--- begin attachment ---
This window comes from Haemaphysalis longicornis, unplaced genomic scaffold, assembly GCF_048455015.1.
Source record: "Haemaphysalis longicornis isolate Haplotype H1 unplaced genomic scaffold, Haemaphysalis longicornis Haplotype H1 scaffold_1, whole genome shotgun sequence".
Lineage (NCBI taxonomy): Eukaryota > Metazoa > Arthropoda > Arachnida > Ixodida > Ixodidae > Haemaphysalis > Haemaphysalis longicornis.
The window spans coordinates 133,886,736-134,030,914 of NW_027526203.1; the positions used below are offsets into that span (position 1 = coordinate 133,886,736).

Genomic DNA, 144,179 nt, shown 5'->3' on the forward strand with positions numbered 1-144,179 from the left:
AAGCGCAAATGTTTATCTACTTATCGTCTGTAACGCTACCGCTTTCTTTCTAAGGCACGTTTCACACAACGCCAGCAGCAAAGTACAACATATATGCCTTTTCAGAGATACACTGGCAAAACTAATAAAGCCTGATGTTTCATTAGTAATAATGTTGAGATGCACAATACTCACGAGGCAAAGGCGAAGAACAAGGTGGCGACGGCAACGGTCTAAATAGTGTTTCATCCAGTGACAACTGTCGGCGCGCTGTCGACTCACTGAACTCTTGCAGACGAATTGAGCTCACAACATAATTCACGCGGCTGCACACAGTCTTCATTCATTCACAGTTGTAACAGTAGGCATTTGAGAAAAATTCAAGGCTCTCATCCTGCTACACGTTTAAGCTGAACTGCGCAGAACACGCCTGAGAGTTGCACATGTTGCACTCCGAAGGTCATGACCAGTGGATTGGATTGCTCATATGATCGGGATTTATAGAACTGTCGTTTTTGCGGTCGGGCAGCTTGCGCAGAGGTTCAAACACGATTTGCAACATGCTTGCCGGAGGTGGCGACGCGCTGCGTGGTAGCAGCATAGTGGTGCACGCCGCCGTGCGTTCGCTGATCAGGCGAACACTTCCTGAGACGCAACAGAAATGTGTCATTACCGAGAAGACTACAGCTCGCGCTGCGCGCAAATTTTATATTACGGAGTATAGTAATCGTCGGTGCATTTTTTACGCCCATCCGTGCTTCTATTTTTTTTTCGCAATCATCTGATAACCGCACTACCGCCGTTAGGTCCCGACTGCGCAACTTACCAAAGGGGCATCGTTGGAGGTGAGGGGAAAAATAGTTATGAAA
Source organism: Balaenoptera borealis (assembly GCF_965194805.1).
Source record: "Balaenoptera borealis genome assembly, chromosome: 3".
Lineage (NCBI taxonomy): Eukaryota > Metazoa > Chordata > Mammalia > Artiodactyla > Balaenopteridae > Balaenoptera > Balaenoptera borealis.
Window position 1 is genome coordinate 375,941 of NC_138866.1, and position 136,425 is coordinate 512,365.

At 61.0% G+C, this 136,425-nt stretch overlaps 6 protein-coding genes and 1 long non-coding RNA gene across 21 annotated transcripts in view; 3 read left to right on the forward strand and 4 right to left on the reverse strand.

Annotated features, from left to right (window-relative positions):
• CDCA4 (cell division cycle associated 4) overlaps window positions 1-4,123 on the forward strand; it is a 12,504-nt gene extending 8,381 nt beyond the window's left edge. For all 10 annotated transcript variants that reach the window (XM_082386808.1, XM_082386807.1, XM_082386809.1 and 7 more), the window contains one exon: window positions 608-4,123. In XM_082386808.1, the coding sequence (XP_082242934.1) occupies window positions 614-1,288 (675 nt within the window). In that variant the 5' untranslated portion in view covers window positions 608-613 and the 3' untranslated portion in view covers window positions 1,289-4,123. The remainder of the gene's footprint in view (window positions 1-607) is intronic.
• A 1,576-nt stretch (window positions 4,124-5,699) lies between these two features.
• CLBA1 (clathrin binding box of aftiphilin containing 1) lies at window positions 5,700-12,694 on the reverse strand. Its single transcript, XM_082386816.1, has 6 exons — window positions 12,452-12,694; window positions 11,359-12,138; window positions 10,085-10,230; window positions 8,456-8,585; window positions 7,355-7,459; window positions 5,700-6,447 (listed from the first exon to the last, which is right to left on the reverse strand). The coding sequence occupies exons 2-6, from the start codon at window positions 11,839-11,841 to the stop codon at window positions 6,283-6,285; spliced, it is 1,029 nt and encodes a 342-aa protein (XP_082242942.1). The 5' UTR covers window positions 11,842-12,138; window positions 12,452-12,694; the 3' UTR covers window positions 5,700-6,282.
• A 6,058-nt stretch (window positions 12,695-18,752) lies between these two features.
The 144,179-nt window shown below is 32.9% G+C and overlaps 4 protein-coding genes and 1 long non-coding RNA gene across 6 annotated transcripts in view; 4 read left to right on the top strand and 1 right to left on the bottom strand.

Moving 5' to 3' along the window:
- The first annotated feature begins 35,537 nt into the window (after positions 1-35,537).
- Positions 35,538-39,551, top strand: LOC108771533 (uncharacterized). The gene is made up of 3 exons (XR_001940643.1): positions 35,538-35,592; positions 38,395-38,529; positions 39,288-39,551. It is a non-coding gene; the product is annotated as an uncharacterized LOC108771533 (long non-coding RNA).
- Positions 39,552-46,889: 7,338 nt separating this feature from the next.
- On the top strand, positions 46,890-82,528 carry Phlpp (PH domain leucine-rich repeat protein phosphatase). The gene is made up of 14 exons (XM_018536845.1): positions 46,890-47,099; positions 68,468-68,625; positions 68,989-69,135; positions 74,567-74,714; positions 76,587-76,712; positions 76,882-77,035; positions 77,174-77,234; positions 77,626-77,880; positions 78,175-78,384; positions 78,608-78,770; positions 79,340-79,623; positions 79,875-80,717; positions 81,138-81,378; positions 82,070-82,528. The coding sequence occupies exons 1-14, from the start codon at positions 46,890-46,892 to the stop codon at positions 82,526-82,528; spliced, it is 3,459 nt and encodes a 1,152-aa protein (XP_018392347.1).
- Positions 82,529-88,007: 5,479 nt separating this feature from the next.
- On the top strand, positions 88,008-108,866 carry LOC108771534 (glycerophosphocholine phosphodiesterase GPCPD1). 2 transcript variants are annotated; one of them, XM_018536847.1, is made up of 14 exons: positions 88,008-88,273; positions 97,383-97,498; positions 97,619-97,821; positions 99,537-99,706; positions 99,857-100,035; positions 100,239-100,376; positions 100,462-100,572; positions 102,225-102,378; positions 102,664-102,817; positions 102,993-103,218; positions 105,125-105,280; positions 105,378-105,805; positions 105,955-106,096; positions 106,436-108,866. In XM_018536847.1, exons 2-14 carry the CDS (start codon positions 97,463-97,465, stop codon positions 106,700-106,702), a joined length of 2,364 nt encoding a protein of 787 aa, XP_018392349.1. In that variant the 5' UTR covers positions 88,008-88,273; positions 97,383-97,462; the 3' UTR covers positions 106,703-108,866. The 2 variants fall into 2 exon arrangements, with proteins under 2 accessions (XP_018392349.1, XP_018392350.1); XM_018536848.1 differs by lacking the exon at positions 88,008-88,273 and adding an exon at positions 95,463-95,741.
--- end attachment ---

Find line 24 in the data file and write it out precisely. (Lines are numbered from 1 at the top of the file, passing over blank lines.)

- On the top strand, positions 88,008-108,866 carry LOC108771534 (glycerophosphocholine phosphodiesterase GPCPD1). 2 transcript variants are annotated; one of them, XM_018536847.1, is made up of 14 exons: positions 88,008-88,273; positions 97,383-97,498; positions 97,619-97,821; positions 99,537-99,706; positions 99,857-100,035; positions 100,239-100,376; positions 100,462-100,572; positions 102,225-102,378; positions 102,664-102,817; positions 102,993-103,218; positions 105,125-105,280; positions 105,378-105,805; positions 105,955-106,096; positions 106,436-108,866. In XM_018536847.1, exons 2-14 carry the CDS (start codon positions 97,463-97,465, stop codon positions 106,700-106,702), a joined length of 2,364 nt encoding a protein of 787 aa, XP_018392349.1. In that variant the 5' UTR covers positions 88,008-88,273; positions 97,383-97,462; the 3' UTR covers positions 106,703-108,866. The 2 variants fall into 2 exon arrangements, with proteins under 2 accessions (XP_018392349.1, XP_018392350.1); XM_018536848.1 differs by lacking the exon at positions 88,008-88,273 and adding an exon at positions 95,463-95,741.